Violence in Venezuela continues to escalate with at least two protesters killed in recent clashes between the police and demonstrators.
Venezuela is tearing itself apart with anti-government and pro-government positions colliding in the streets of Caracas. At least two people were killed Wednesday during protests. The killings mark the zenith of unrest in the South American country since President Nicolas Maduro was elected last year.
Venezuela has been deeply divided socially and economically since the death of former President Hugo Chavez. The South American OPEC nation has faced shortages, economic instability and is the latest country to see student protests in an escalating throb of violence in the streets.
Government officials said a Maduro supporter was killed during the anti-Maduro protest. A rally supporting the socialist leader was just a few blocks away in the city center when the violence erupted. The National Assembly President, Diosado Cabello, described the victim as a comrade assassinated “…by right-wing fascists.” Both sides are blaming each other for the violence, but there has been no official confirmation from Venezuelan law enforcement.
Twenty-three people were injured and five arrests were made as four police carriers were destroyed. The day also saw government offices vandalized. As night came to Caracas, soldiers fired tear gas at hundreds of demonstrators who blocked the main avenue of the upscale “barrio” or neighborhood of Chacao.
Using the slogan “The Exit,” hardline opposition groups have been conducting protests around the country for the last fourteen days. Complaining about rampant crime, economic struggles and government corruption, the group wants to hasten Maduro’s departure, or exit.
Some of the protests started peacefully, but slid into rock throwing battles with government security forces. This is the first sustained violence that the country has seen since last year’s riots which killed 6 people following Maduro’s election. “We’re staying in the streets until this government falls,” said one protestor with a bandana tied around his face to protect him from the gas used by police to hold back the protesters.
As violence in Venezuela continues to escalate, authorities are expecting to see more than just the two killed.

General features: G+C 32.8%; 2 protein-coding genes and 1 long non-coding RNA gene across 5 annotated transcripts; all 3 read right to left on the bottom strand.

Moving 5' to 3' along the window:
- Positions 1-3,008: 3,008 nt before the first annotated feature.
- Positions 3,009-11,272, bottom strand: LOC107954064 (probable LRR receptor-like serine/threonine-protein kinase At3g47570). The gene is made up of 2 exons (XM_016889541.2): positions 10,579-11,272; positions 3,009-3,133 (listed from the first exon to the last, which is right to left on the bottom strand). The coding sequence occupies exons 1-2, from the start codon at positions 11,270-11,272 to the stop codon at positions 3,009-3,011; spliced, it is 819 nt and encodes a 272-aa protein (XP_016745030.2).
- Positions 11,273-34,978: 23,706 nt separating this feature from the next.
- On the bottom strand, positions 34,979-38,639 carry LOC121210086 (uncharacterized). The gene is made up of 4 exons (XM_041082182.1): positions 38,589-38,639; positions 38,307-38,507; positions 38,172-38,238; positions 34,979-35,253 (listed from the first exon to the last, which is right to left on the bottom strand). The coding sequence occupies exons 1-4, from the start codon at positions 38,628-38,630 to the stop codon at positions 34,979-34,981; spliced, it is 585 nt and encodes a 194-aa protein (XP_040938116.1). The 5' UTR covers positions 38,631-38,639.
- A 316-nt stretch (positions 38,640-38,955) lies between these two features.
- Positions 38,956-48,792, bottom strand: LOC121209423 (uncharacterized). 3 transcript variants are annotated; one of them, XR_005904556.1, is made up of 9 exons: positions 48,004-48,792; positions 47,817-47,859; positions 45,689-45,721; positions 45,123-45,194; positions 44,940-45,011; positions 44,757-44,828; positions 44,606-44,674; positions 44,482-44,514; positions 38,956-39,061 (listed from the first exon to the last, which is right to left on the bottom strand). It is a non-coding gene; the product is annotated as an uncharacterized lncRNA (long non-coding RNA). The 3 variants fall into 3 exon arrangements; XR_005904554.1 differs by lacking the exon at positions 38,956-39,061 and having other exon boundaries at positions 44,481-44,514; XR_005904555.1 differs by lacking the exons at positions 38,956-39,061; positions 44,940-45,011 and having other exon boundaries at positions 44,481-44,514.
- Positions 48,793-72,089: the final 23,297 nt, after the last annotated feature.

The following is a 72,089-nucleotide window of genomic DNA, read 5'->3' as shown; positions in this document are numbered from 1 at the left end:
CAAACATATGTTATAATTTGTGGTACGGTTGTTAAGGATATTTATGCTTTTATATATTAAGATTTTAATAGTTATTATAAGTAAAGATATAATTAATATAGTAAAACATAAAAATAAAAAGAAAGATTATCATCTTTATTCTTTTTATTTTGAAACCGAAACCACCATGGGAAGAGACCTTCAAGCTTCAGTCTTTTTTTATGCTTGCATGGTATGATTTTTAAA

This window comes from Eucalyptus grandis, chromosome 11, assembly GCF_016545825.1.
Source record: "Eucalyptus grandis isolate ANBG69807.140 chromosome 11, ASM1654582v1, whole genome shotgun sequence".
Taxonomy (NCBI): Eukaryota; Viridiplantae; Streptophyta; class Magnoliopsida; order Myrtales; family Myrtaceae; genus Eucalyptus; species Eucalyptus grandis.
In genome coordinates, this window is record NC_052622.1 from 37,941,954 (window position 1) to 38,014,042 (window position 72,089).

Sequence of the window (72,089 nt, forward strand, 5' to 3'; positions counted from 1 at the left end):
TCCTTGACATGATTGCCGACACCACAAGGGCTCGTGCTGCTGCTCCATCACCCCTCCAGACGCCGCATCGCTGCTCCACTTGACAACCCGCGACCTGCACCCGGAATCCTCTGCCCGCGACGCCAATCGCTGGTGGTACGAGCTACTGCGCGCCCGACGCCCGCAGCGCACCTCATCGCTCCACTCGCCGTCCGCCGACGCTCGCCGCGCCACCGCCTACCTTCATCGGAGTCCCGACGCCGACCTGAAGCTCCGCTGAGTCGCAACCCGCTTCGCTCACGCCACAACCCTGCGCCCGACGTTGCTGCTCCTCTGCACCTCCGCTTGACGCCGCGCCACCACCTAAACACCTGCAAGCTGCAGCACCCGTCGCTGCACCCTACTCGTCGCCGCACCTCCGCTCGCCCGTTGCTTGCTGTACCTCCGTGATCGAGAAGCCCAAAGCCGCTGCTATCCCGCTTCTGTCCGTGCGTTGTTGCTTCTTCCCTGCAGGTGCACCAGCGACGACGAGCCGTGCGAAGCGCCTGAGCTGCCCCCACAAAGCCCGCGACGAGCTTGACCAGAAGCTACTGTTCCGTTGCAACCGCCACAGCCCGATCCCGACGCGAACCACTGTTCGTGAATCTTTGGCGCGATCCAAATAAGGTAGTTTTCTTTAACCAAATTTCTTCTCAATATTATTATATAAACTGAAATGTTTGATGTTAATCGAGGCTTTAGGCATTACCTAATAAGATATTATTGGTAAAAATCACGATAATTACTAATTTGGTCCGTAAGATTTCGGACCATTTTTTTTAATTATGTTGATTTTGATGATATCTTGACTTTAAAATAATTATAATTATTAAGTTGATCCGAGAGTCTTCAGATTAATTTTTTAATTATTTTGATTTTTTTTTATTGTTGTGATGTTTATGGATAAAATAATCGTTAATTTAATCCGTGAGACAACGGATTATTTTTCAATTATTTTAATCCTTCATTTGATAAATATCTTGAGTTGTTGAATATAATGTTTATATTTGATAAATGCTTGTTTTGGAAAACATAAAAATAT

Maduro, 51, is a former bus driver and union activist who has built his administration on the principles of the late Chavez. Maduro blames right-wing “fascists” for the problems in Venezuela, feeling they are trying to topple him and overthrow his government.
“A Nazi-fascist current,” Maduro calls the opposition. In daily, televised speeches, Maduro claims the opposition is endeavoring to take the country deeper into violence and chaos.
Chanting “We don’t want a Cuban dictatorship,” and blowing horns, opposition protesters marched towards government buildings. One banner held by members of the Venezuela University psychology department read, “You need therapy to live in Venezuela!”
Approximately 45 protesters have been arrested since the call went out for street protests two weeks ago. Opposition leaders said pro-government supporters belonging to “colectivos” have attacked and shot people protesting an “oppressive regime.”
The marches were held as part of Wednesday’s “Youth Day” that commemorates the participation of students on February 12 1814 in a battle against colonial authorities during the Battle of La Victoria.
On that day, Jose Felix Ribasled let a young army that stopped the Spanish loyalist troops in a town called La Victoria. The Ribasled troops were inexperienced and young, with many being as young as twelve. The battle is marked with a ceremony and activities much like July 4th in the US.
Venezuela, the world’s second largest supplier of natural gas, may see violence escalate as more people take to the streets after two were killed in protests against the government.
By Jerry Nelson